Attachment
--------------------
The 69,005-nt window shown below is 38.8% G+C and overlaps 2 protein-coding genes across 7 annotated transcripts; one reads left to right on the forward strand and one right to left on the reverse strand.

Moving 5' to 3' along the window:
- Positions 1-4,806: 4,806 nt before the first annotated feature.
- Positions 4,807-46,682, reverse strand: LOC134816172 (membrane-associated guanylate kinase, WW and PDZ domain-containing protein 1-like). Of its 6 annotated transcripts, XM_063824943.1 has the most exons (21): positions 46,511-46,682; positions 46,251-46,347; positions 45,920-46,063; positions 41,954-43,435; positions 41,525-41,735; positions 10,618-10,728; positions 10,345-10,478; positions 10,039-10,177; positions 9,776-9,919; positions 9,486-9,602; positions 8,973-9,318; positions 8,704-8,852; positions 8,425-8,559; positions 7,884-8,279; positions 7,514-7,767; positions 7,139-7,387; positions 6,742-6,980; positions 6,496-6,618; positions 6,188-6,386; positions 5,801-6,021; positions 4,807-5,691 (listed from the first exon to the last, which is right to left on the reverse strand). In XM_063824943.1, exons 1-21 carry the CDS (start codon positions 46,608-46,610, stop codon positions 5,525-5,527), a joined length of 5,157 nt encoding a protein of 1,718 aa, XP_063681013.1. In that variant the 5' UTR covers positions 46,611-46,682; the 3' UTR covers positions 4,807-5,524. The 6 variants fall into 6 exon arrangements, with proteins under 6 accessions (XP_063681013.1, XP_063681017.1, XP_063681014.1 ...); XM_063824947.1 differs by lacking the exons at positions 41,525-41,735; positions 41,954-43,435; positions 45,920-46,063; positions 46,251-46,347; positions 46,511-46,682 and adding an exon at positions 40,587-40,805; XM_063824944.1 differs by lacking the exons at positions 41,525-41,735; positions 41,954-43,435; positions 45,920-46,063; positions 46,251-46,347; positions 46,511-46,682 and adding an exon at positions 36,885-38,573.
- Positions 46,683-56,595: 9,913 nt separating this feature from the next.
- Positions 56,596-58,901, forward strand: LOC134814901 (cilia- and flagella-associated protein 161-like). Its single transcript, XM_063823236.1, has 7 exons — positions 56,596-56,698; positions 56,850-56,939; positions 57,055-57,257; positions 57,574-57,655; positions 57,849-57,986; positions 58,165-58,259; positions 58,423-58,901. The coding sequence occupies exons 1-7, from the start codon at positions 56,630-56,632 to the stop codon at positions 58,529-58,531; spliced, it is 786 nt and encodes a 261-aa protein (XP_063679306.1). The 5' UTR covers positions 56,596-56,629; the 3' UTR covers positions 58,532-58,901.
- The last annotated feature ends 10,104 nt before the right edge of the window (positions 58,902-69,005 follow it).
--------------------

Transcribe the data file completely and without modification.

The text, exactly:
The 69,005-nt window shown below is 38.8% G+C and overlaps 2 protein-coding genes across 7 annotated transcripts; one reads left to right on the forward strand and one right to left on the reverse strand.

Moving 5' to 3' along the window:
- Positions 1-4,806: 4,806 nt before the first annotated feature.
- Positions 4,807-46,682, reverse strand: LOC134816172 (membrane-associated guanylate kinase, WW and PDZ domain-containing protein 1-like). Of its 6 annotated transcripts, XM_063824943.1 has the most exons (21): positions 46,511-46,682; positions 46,251-46,347; positions 45,920-46,063; positions 41,954-43,435; positions 41,525-41,735; positions 10,618-10,728; positions 10,345-10,478; positions 10,039-10,177; positions 9,776-9,919; positions 9,486-9,602; positions 8,973-9,318; positions 8,704-8,852; positions 8,425-8,559; positions 7,884-8,279; positions 7,514-7,767; positions 7,139-7,387; positions 6,742-6,980; positions 6,496-6,618; positions 6,188-6,386; positions 5,801-6,021; positions 4,807-5,691 (listed from the first exon to the last, which is right to left on the reverse strand). In XM_063824943.1, exons 1-21 carry the CDS (start codon positions 46,608-46,610, stop codon positions 5,525-5,527), a joined length of 5,157 nt encoding a protein of 1,718 aa, XP_063681013.1. In that variant the 5' UTR covers positions 46,611-46,682; the 3' UTR covers positions 4,807-5,524. The 6 variants fall into 6 exon arrangements, with proteins under 6 accessions (XP_063681013.1, XP_063681017.1, XP_063681014.1 ...); XM_063824947.1 differs by lacking the exons at positions 41,525-41,735; positions 41,954-43,435; positions 45,920-46,063; positions 46,251-46,347; positions 46,511-46,682 and adding an exon at positions 40,587-40,805; XM_063824944.1 differs by lacking the exons at positions 41,525-41,735; positions 41,954-43,435; positions 45,920-46,063; positions 46,251-46,347; positions 46,511-46,682 and adding an exon at positions 36,885-38,573.
- Positions 46,683-56,595: 9,913 nt separating this feature from the next.
- Positions 56,596-58,901, forward strand: LOC134814901 (cilia- and flagella-associated protein 161-like). Its single transcript, XM_063823236.1, has 7 exons — positions 56,596-56,698; positions 56,850-56,939; positions 57,055-57,257; positions 57,574-57,655; positions 57,849-57,986; positions 58,165-58,259; positions 58,423-58,901. The coding sequence occupies exons 1-7, from the start codon at positions 56,630-56,632 to the stop codon at positions 58,529-58,531; spliced, it is 786 nt and encodes a 261-aa protein (XP_063679306.1). The 5' UTR covers positions 56,596-56,629; the 3' UTR covers positions 58,532-58,901.
- The last annotated feature ends 10,104 nt before the right edge of the window (positions 58,902-69,005 follow it).